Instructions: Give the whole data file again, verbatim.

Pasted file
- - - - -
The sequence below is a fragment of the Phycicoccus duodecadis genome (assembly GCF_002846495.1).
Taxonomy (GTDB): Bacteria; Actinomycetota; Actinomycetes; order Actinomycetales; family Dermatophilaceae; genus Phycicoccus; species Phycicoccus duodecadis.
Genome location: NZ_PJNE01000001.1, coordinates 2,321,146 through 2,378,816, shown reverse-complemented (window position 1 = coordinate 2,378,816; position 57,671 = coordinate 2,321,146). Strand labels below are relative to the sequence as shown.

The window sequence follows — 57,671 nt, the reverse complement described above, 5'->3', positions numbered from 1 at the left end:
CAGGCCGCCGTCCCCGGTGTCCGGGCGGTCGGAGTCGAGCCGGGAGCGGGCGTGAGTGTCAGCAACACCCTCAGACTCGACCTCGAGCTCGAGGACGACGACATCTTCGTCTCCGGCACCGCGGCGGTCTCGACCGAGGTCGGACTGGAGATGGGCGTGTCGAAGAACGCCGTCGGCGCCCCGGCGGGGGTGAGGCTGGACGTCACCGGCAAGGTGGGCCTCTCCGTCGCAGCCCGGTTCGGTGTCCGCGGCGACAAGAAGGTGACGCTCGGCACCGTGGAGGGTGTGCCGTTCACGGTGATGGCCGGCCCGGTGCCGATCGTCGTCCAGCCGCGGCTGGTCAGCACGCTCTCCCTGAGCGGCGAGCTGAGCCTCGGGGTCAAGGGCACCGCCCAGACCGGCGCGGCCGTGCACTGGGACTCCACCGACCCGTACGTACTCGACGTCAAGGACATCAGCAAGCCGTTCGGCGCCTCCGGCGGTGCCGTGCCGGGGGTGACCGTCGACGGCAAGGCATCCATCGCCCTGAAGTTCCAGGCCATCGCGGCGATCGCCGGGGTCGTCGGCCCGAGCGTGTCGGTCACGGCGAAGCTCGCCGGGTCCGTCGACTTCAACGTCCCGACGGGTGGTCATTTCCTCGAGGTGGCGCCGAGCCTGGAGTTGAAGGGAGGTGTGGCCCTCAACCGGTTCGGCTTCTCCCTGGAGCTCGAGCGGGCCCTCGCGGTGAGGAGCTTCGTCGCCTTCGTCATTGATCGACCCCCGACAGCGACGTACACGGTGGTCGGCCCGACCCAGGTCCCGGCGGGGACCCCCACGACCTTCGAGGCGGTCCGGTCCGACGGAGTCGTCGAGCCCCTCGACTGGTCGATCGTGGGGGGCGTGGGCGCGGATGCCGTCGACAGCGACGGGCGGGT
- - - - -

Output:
The sequence below is a fragment of the Phycicoccus duodecadis genome (assembly GCF_002846495.1).
Taxonomy (GTDB): Bacteria; Actinomycetota; Actinomycetes; order Actinomycetales; family Dermatophilaceae; genus Phycicoccus; species Phycicoccus duodecadis.
Genome location: NZ_PJNE01000001.1, coordinates 2,321,146 through 2,378,816, shown reverse-complemented (window position 1 = coordinate 2,378,816; position 57,671 = coordinate 2,321,146). Strand labels below are relative to the sequence as shown.

The window sequence follows — 57,671 nt, the reverse complement described above, 5'->3', positions numbered from 1 at the left end:
CAGGCCGCCGTCCCCGGTGTCCGGGCGGTCGGAGTCGAGCCGGGAGCGGGCGTGAGTGTCAGCAACACCCTCAGACTCGACCTCGAGCTCGAGGACGACGACATCTTCGTCTCCGGCACCGCGGCGGTCTCGACCGAGGTCGGACTGGAGATGGGCGTGTCGAAGAACGCCGTCGGCGCCCCGGCGGGGGTGAGGCTGGACGTCACCGGCAAGGTGGGCCTCTCCGTCGCAGCCCGGTTCGGTGTCCGCGGCGACAAGAAGGTGACGCTCGGCACCGTGGAGGGTGTGCCGTTCACGGTGATGGCCGGCCCGGTGCCGATCGTCGTCCAGCCGCGGCTGGTCAGCACGCTCTCCCTGAGCGGCGAGCTGAGCCTCGGGGTCAAGGGCACCGCCCAGACCGGCGCGGCCGTGCACTGGGACTCCACCGACCCGTACGTACTCGACGTCAAGGACATCAGCAAGCCGTTCGGCGCCTCCGGCGGTGCCGTGCCGGGGGTGACCGTCGACGGCAAGGCATCCATCGCCCTGAAGTTCCAGGCCATCGCGGCGATCGCCGGGGTCGTCGGCCCGAGCGTGTCGGTCACGGCGAAGCTCGCCGGGTCCGTCGACTTCAACGTCCCGACGGGTGGTCATTTCCTCGAGGTGGCGCCGAGCCTGGAGTTGAAGGGAGGTGTGGCCCTCAACCGGTTCGGCTTCTCCCTGGAGCTCGAGCGGGCCCTCGCGGTGAGGAGCTTCGTCGCCTTCGTCATTGATCGACCCCCGACAGCGACGTACACGGTGGTCGGCCCGACCCAGGTCCCGGCGGGGACCCCCACGACCTTCGAGGCGGTCCGGTCCGACGGAGTCGTCGAGCCCCTCGACTGGTCGATCGTGGGGGGCGTGGGCGCGGATGCCGTCGACAGCGACGGGCGGGT